Objective: To compare perioperative 30-day outcomes between minimally invasive radical prostatectomy (MIRP) with and without concurrent inguinal hernia repair (IHR) using a national database. Methods: The National Surgical Quality Improvement Program database was queried for MIRP from 2012 to 2015. Concurrent IHR was identified using relevant Current Procedural Terminology codes. Primary outcomes were overall complications, reoperations, unplanned readmissions, and mortality within 30 days of MIRP. Secondary outcomes included operative time (OT), length of stay (LOS), prolonged length of stay (PLOS, >2 days), and discharged to continued care (DCC). Multivariable logistic regression was performed to identify the association between concurrent IHR and outcomes. Results: A total of 18,065 patients were included; 375 (2.1%) had concurrent IHR. The unadjusted comparison showed no significant difference in overall complication, reoperation, unplanned readmission, or mortality rates between MIRP+IHR and MIRP only groups. OT was longer in the MIRP+IHR group (229 vs 195 minutes, p < 0.001) but no differences were found in LOS, PLOS, or DCC rates. Multivariable logistic regression showed concurrent IHR was not associated with increased odds of overall complication (odds ratio [OR] = 0.83, 95% confidence interval [CI] = 0.49-1.40, p = 0.479), reoperation (OR = 0.57, 95% CI = 0.14-2.30, p = 0.426), unplanned readmission (OR = 0.92, 95% CI = 0.51-1.64, p = 0.771), PLOS (OR = 1.19, 95% CI = 0.86-1.63, p = 0.297), or DCC (OR = 1.94, 95% CI = 0.70-5.34, p = 0.202). Conclusions: Concurrent IHR with MIRP was associated with longer OT, but there were no increased 30-day adverse outcomes within the National Surgical Quality Improvement Program (NSQIP) database. These data support the safety of performing concurrent IHR at the time of MIRP and it should be considered to spare men an additional procedure.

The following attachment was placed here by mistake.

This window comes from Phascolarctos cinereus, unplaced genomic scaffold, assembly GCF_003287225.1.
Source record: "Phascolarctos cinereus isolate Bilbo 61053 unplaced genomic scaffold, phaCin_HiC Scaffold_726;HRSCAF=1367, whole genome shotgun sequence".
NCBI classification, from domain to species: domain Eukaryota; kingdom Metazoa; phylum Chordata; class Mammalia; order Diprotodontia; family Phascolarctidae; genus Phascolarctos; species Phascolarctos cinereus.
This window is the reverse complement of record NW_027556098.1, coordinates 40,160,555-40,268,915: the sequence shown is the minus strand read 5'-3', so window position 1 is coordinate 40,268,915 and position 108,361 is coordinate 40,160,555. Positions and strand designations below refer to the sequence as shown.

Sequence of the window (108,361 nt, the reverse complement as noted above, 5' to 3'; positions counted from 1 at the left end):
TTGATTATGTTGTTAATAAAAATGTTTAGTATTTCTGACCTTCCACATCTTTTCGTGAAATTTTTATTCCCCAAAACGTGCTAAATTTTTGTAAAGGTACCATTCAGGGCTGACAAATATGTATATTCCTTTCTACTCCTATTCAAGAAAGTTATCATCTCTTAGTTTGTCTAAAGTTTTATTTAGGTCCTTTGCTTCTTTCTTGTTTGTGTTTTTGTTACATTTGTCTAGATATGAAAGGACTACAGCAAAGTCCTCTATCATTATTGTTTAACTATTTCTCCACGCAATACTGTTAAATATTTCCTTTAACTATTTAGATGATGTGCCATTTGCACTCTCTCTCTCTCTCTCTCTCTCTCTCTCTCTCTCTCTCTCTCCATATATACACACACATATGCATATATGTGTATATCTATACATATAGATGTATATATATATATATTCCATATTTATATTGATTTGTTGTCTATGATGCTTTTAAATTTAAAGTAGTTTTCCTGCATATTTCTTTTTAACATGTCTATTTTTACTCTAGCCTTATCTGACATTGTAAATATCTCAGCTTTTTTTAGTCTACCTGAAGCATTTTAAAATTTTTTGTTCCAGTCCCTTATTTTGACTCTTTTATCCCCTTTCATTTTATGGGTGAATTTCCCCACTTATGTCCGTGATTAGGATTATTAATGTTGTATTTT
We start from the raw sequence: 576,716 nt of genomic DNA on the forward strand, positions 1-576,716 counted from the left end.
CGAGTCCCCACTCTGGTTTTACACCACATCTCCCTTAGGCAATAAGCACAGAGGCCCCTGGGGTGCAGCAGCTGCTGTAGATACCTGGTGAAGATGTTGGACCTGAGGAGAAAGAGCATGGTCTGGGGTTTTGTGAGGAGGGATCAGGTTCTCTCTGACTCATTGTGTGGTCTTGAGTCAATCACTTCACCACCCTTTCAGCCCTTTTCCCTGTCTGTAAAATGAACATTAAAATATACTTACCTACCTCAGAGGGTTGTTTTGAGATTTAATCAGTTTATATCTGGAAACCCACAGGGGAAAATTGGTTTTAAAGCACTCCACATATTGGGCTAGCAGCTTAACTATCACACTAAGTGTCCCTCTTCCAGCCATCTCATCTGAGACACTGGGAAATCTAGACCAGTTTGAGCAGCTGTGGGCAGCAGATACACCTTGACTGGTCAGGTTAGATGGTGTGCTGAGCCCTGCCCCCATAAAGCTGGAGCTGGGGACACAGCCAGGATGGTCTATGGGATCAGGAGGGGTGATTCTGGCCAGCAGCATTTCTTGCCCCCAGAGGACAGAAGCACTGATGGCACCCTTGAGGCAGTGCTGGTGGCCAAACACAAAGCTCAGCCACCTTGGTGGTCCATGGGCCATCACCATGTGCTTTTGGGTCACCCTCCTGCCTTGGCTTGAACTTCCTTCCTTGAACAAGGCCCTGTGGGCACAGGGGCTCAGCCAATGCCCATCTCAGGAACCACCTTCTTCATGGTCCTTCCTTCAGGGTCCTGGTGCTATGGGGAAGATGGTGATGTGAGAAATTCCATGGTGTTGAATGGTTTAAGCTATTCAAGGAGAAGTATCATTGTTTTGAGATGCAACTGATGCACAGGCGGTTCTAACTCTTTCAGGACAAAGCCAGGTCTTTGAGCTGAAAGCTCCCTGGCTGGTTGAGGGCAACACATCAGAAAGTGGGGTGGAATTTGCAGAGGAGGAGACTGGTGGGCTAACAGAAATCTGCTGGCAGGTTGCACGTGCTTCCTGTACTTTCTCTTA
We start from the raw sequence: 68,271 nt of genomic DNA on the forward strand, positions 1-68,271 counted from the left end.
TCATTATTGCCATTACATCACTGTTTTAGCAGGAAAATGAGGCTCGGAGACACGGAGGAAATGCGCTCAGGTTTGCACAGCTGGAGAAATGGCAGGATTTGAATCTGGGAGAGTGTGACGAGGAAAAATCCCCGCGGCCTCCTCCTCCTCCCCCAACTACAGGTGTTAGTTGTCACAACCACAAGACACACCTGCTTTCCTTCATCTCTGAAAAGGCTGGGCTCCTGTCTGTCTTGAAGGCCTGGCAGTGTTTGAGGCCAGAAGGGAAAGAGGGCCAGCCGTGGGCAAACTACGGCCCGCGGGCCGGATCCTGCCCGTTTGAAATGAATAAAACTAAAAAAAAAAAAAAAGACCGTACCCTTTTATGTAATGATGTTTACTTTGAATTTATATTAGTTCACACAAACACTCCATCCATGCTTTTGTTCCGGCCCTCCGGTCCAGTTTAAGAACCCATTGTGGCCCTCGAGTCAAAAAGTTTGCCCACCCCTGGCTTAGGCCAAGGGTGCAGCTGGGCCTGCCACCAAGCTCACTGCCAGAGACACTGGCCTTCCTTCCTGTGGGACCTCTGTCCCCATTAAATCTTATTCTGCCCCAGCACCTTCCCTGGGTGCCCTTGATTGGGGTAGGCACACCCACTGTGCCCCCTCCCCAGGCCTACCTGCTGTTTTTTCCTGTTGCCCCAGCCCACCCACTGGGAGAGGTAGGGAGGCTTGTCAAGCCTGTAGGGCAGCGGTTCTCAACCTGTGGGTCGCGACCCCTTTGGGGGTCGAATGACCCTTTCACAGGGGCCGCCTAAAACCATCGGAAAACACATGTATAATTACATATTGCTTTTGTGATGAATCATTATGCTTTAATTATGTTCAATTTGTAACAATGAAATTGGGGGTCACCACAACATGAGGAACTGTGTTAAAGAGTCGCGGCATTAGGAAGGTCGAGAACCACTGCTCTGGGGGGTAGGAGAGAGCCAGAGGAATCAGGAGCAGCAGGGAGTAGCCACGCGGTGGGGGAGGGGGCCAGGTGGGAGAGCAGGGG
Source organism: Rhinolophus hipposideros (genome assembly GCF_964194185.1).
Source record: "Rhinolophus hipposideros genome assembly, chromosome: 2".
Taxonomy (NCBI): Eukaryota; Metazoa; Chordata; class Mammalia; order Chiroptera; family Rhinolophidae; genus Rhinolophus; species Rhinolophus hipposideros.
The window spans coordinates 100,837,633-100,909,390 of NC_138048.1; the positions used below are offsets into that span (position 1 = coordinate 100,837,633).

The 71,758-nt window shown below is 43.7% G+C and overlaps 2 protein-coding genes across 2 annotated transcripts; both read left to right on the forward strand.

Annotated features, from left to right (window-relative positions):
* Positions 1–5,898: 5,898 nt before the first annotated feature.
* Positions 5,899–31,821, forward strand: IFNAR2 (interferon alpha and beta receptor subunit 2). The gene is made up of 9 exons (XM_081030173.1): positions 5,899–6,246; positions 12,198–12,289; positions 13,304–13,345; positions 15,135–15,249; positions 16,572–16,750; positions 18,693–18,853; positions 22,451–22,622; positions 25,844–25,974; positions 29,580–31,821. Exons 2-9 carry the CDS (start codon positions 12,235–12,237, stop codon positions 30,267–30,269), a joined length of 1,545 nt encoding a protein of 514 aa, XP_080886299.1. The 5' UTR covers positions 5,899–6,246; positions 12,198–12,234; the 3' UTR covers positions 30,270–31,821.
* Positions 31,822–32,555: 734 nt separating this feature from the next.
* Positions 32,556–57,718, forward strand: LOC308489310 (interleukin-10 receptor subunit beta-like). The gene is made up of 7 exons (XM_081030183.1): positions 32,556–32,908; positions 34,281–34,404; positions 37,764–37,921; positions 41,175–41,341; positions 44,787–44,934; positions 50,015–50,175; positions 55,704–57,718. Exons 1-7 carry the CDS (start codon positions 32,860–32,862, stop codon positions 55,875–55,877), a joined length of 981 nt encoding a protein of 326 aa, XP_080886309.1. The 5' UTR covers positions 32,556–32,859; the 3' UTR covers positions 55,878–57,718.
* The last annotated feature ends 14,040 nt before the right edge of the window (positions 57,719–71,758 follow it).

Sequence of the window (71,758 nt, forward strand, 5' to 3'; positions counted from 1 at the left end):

All Science Journal Classification (ASJC) codes